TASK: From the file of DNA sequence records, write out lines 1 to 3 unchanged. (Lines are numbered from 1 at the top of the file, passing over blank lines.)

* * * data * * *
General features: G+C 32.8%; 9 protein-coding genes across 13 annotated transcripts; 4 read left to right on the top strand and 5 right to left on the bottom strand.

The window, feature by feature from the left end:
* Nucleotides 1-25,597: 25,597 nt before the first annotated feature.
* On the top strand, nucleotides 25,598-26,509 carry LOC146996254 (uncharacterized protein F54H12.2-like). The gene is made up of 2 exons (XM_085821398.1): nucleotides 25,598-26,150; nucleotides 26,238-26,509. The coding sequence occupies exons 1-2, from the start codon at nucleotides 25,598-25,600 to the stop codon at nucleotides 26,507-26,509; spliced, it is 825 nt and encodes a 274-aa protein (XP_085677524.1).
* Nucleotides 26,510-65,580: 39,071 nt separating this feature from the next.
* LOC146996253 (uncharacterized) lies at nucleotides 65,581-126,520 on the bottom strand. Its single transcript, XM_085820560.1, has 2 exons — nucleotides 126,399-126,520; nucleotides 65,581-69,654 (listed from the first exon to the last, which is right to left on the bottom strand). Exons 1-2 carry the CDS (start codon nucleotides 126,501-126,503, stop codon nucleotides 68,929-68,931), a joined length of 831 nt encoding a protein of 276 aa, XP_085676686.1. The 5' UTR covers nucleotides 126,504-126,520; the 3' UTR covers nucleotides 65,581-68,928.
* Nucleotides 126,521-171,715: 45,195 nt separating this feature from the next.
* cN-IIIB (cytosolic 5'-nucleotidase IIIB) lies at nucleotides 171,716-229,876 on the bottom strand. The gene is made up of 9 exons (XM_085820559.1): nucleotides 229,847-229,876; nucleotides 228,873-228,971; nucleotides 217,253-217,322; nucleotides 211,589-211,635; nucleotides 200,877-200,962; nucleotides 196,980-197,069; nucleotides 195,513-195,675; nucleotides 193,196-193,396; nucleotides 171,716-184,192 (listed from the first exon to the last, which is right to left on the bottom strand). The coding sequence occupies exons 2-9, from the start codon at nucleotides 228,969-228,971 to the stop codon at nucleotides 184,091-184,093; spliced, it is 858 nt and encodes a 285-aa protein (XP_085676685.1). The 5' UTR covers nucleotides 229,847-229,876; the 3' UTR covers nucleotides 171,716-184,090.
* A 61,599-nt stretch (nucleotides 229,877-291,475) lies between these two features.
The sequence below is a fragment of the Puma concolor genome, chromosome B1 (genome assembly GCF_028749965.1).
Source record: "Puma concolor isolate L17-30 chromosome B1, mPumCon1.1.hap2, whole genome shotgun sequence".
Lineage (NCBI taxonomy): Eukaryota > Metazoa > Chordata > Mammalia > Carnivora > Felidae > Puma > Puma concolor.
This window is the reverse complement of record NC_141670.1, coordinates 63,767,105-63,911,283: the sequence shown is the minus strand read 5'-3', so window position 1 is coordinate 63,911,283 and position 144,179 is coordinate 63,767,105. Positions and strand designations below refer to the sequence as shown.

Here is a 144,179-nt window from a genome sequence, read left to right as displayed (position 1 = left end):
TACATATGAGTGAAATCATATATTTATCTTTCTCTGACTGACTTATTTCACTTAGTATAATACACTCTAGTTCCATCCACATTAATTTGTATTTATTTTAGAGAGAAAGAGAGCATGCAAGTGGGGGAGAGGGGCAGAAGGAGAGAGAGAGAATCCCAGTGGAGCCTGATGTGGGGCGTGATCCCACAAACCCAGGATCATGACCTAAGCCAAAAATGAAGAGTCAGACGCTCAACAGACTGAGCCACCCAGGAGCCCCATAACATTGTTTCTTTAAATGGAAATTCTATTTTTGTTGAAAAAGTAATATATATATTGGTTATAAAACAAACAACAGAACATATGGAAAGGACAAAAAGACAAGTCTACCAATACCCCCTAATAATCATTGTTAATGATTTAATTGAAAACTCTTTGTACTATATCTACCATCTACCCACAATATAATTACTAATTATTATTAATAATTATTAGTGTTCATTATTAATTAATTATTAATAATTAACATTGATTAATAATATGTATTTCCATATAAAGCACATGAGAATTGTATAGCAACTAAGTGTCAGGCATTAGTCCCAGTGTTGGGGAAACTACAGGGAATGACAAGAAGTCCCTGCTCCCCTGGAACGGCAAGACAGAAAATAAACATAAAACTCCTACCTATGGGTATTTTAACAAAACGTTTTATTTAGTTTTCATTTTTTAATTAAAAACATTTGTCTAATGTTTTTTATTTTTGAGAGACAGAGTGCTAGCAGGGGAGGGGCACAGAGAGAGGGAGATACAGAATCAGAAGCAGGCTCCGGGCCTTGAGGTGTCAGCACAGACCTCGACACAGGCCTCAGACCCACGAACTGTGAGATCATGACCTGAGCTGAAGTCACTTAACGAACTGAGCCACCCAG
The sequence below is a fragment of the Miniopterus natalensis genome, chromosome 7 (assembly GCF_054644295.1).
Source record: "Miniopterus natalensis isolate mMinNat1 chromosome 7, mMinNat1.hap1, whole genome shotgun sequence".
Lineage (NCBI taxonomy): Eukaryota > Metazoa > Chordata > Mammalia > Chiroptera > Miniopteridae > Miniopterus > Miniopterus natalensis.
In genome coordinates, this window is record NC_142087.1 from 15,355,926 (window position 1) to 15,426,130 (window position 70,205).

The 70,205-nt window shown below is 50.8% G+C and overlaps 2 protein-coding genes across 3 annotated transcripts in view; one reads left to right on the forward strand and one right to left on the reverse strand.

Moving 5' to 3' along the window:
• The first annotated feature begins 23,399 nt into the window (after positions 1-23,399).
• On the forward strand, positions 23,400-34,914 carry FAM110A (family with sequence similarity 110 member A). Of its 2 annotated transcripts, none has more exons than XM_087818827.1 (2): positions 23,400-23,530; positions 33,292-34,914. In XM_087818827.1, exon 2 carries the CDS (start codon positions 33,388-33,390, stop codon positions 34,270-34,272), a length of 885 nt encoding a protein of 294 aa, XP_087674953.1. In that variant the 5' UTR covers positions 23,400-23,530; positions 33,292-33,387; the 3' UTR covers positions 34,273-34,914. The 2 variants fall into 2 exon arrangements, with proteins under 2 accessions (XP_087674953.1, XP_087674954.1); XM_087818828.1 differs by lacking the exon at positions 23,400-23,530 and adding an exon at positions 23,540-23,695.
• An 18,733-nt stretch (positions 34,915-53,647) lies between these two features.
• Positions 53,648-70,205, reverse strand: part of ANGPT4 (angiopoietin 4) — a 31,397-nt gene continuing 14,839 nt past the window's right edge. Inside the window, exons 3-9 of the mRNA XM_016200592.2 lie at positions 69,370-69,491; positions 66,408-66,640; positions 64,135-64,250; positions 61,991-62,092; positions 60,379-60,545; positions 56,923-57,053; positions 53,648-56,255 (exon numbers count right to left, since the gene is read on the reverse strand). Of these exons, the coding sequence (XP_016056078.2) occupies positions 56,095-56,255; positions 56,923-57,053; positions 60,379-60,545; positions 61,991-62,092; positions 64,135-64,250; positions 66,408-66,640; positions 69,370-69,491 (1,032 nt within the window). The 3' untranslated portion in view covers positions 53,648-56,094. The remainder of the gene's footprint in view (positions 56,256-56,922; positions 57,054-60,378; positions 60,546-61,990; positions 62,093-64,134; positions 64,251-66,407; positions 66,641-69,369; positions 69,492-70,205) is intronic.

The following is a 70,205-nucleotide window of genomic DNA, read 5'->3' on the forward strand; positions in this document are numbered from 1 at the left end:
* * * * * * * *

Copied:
General features: G+C 32.8%; 9 protein-coding genes across 13 annotated transcripts; 4 read left to right on the top strand and 5 right to left on the bottom strand.

The window, feature by feature from the left end:
* Nucleotides 1-25,597: 25,597 nt before the first annotated feature.